• Ultimately the only secure 2FA is a dedicated hardware token that requires biometric authentication to function. Anything less than that is insecure, the question being merely whether the insecurity reaches the point of being unacceptable.

      I would not use a hardware device with biometrics since you can be forced to provide those. I'd rather use a hardware token which requires a PIN to function which only allows you to enter an incorrect number a few times before it wipes the key.

    • Ultimately the only secure 2FA is a dedicated hardware token that requires biometric authentication to function

      Only, biometrics can be faked. A couple of years ago, my favorite computer magazine (German) [heise.de] showed how they could lift and reproduce a fingerprint good enough to fool many fingerprint scanners. For that matter, biometrics are stored as digital data, which can be stolen. And once your biometric data has been stolen, you are well-and-truly screwed, because you can't exactly change your fingerprints,

  • wouldn't the person who is expecting to receive it kind of, you know, notice?
    • wouldn't the person who is expecting to receive it kind of, you know, notice?

      Not if your VOIP is hacked and you aren't immediately aware of it.

      • oops, if it is read before delivery I mean
      • by mark-t ( 151149 )
        If you are expecting a message, and do not receive, it, then how would your VOIP being hacked stop you from noticing? You might not realize that your VOIP has been hacked, but how could you not notice that you didn't receive the message?

        If the message is intercepted while it is being delivered, but is still otherwise delivered normally while a copy is saved elsewhere, I can see that being a problem, because the recipient gets no cues that interception is occurring. But that's not what I was talking abo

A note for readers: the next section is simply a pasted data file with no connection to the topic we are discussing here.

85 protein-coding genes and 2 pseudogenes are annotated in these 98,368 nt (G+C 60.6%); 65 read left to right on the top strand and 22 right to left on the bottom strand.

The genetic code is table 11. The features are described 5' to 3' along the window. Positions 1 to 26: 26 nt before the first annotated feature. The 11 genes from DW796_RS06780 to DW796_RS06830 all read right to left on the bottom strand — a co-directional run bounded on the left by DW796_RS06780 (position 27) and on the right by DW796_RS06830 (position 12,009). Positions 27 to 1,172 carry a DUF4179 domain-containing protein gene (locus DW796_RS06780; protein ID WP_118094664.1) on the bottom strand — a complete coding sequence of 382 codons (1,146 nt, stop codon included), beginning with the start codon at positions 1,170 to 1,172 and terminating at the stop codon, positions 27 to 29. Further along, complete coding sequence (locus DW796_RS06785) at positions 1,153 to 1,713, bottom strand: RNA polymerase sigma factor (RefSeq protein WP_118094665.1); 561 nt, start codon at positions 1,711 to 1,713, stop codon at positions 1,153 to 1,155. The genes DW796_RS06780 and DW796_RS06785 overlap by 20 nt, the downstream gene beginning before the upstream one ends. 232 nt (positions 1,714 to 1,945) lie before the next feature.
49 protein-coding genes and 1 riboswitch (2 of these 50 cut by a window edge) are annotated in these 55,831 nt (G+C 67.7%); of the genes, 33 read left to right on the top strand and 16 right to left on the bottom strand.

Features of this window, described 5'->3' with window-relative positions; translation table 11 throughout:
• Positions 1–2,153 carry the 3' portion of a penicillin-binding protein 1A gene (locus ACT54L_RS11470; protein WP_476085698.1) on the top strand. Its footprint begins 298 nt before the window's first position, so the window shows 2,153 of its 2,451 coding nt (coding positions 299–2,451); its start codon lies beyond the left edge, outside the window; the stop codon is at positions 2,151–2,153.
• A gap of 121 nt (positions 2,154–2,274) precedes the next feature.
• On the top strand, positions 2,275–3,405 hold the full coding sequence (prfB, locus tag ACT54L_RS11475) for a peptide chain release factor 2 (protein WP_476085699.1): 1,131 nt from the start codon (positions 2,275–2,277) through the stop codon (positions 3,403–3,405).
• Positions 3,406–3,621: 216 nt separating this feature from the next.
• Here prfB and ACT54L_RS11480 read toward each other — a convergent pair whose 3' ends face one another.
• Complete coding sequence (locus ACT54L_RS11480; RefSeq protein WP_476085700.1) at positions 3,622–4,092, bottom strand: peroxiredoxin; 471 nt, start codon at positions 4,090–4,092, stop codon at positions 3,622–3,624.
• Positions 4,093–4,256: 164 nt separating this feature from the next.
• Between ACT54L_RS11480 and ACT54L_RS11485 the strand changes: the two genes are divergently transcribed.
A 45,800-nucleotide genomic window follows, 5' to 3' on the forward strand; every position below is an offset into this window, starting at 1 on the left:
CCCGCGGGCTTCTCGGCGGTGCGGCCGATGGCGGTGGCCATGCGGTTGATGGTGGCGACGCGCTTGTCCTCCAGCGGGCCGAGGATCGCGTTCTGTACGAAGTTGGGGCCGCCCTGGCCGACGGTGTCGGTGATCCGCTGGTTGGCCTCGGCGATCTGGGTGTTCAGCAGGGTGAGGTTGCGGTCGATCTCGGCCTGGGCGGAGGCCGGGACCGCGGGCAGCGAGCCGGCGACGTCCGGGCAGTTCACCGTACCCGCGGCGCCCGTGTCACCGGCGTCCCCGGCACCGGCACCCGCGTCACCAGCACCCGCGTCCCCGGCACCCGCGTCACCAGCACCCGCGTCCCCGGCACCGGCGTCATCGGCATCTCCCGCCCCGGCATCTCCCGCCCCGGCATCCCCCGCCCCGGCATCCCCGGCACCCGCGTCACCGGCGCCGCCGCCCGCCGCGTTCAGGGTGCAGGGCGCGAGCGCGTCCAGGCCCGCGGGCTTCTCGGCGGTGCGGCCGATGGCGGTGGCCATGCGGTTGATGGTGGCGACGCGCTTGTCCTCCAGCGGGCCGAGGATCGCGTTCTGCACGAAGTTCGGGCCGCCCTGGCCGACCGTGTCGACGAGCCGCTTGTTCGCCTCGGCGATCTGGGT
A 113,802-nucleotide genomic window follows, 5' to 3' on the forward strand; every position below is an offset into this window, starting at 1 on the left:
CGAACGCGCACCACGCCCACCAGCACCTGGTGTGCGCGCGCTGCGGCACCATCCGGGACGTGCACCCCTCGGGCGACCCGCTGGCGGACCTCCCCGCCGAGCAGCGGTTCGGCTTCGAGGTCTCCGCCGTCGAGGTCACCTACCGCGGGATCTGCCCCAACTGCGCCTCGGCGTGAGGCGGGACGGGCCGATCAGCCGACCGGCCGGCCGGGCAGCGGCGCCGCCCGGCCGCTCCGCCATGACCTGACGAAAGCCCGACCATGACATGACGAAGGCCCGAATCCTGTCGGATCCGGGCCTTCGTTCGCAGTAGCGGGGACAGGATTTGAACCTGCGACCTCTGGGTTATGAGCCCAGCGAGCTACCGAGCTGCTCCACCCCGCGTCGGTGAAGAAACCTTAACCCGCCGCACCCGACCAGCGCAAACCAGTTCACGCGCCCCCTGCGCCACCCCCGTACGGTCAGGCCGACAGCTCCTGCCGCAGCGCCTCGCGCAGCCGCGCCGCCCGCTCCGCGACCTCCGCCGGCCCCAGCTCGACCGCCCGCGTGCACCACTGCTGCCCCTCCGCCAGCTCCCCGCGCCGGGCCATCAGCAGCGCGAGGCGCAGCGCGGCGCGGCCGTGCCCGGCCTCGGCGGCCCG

• by Tokolosh ( 1256448 ) on Monday July 25, 2016 @09:42PM (#52579495)

    Many websites ask this - Facebook is top of the list. I fail to see the reason. It is just another part of their project to collect data on you.

    Also, security questions are a joke. Where was I born? The whole world knows by now. Why would I provide yet another vector for compromising my account?

    If the site insists, I type garbage, and save a copy in Lastpass.

    Sheesh.

    • by Alan Shutko ( 5101 ) on Monday July 25, 2016 @09:49PM (#52579531) Homepage

      Having password reset happen with a text to your phone is more secure than the typical security questions that websites and (worse) CSRs ask. The text message is intended to help prevent what happened to Mat Honan [wired.com], where his google account, twitter, and Apple ID were hacked, and his MacBook and phone erased remotely. This happened because a hacker was able to convince help desk folks he was the legitimate owner of the accounts, using info scraped from different places.

      Cell phone numbers aren't as good as hardware or software-based authenticators for applications that require more security. It's part of a continuum, where the more security is needed, the more of a hassle it can be to get in.

    • It's even worse when you DON'T have SMS. Websites and steam keep spamming you with "upgrading security" and refuse to let you OPT OUT of the harassment.

      • One reason I avoid SMS signups - travel.

        I've never done global roaming, picking up a local SIM when I get there. So what happens if my Australian bank detects I've been shopping in Argentina or Portugal and asks to verify I haven't had my details stolen by sending an SMS?

        My previous phone had dual-SIM which might have been an option. Although these Asian manufactured things tend to be 4G on one and 2G on the other, which is no help if, as here in AUS, they intend to discontinue 2G capability.

    • Yes, "security questions" are quite an oxymoron, they DEcrease security considerably. Because they are usually made up from things that anyone can find out about you or that some people who know you may know. Your mom's maiden name? Easy to find out. Your first teacher's name? Not that hard either. Your pet's name? Likely to be found on your Facebook page. Your first car? Probably something I'd know if I had known you for long enough.